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Aspirer

Why "double declare" classes? (Lack of better terminology)

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I tried google, but can't find a good way to ask this question... lol

 

For instance:

 

myClass anObject = new myClass;

 

 

Why do you declare a myClass, then specify "new myClass"

 

In my mind, it's the same as:

int myNumber = new int.

 

"No shit, it's a new int! If I wanted a f***ing float, it woulda said 'FLOAT myNumber'!!!"

If I wanted a "new yourClass", I would've typed "yourClass anObject"

 

 

 

 

And for that matter, what would be a good search phrase to find info on this, cause "why double declare class" and "why declare a class instance as new" and all the related phrases that come to mind don't turn up a damn thing....

 

Thanks, cause this is really bugging the shit outta me.

Edited by Aspirer

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Well, most languages have evolved so that you don't actually need to do that. Ex C# has had the var keyword since 3.0 and C++11 introduced the use of the auto keyword to implicitly define a type.

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Well, what brought it up was reading up on using lists in Unity, and their example was

 

 List<T> myList = new List<T>();

 

To me, it should be a no brainer, "Hey, I said myList was "List<T>" so it should probably be a "new List<T>"

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In implicitly typed C# syntax, that would be expressed as "var myList = new List<T>();", and would be exactly equivalent in the subsequent code.

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In C++ you'd write:

int anInt;
myClass anObject;

or for a pointer to an object (can by null) in C++98:

int* anIntPointer = new int;
myClass* aClassPointer = new myClass;

or in C++11 you can make the above not repeat itself:

auto anIntPointer = new int;
auto aClassPointer = new myClass;

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In C++ you'd write:

int anInt;
myClass anObject;

or for a pointer to an object (can by null) in C++98:

int* anIntPointer = new int;
myClass* aClassPointer = new myClass;

or in C++11 you can make the above not repeat itself:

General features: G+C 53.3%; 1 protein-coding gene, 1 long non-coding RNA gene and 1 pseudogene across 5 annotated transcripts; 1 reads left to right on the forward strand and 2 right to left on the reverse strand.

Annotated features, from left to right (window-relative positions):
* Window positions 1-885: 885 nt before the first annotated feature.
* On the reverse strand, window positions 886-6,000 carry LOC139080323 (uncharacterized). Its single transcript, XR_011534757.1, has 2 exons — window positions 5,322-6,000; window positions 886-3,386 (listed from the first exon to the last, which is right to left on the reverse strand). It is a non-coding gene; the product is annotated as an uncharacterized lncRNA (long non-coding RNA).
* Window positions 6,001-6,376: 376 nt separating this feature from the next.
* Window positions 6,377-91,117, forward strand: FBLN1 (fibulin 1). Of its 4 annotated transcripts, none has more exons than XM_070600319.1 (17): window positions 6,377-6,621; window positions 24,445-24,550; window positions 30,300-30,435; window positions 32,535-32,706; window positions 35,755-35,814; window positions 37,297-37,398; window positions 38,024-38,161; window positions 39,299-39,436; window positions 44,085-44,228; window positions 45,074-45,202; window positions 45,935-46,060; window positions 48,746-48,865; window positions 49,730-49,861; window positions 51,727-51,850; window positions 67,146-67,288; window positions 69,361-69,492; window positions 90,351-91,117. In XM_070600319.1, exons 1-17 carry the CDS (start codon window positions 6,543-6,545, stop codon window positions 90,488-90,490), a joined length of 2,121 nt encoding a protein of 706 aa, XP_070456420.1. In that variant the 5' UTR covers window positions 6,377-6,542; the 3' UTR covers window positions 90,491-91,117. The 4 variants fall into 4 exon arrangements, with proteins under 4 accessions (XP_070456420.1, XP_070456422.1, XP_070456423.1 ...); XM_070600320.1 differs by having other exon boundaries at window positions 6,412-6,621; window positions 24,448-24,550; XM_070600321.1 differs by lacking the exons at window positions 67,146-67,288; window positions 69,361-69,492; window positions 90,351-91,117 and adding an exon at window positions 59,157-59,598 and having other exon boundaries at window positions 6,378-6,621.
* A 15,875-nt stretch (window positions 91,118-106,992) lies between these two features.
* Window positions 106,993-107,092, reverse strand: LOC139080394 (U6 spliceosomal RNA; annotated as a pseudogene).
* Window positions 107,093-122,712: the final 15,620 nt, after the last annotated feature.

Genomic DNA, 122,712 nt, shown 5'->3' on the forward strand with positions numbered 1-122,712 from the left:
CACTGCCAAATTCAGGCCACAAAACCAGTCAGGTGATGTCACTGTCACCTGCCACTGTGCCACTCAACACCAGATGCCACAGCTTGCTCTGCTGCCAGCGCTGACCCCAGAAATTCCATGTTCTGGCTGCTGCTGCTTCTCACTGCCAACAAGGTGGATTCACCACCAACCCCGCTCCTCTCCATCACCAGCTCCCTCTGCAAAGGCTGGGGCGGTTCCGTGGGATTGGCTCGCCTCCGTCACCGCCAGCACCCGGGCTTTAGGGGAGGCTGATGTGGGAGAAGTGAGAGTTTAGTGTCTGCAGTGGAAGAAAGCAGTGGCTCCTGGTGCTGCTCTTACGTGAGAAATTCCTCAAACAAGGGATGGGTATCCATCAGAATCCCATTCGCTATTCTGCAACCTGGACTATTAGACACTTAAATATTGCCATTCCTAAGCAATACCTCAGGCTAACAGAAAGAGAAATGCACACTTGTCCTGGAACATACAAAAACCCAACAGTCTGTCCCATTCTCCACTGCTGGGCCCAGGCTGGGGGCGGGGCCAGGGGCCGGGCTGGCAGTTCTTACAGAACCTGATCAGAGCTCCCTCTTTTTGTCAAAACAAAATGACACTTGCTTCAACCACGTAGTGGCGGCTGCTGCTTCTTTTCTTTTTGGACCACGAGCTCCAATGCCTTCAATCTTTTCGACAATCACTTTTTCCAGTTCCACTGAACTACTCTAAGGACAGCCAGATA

auto anIntPointer = new int;
auto aClassPointer = new myClass;

And in C++14 you can write this as long as the range supports a push_back method of value type

auto add_value_to_range(auto range, auto value) { range.push_back(value); return true; }
Edited by NightCreature83

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Say you have a Base class and a derived class. Unless I'm mistaken, the following code is valid

Base base=new Derived;

 

An example of this is that you might want to have a for loop that goes through all of your Shapes and changes their colour to green. The Shape class has a colour, and derrived classes like Square and Circle have what ever extra properties they need. You would have an array of type shape that contains Cirles and Squares.

Shape [] arr = new Shape [2];
arr[0] = new Circle();
arr[1] = new Square();

for(int i = 0; i < arr.length; ++i) {
    arr[i].setColour(GREEN);
}

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Speaking of C# that's because variable declaration and object instantiation are two different things

Here we are just declaring a variable of type List<T>
List<T> myList;

It has no value, and is not initialized, it can't be used unless it's used in an out parameter

What would happen if it automatically create a new instance of the object just by declaring it? If it was a value type, like an int or float there would be no problem at all, but it would never work for a reference type.

First of all a reference type may not have a parameterless constructor, or it could be an abstract class or even an Interface, there would be no way to initialize then this way, or it could have no public constructors at all, what if it uses some kind of factory class to initialize the objects?

And of course, what if you just want the variable to receive an instance from somewhere else? You do not always want a new object, sometimes you will receive it as a parameter or from calling some other function

So you say it's a "List<T>", but how can the compiler know you really want a "new List<T>" and not an existing one, or some other object that inherits from List<T>? What if you really want a new List<T> but you want it to be created by a function that initializes it with some values?

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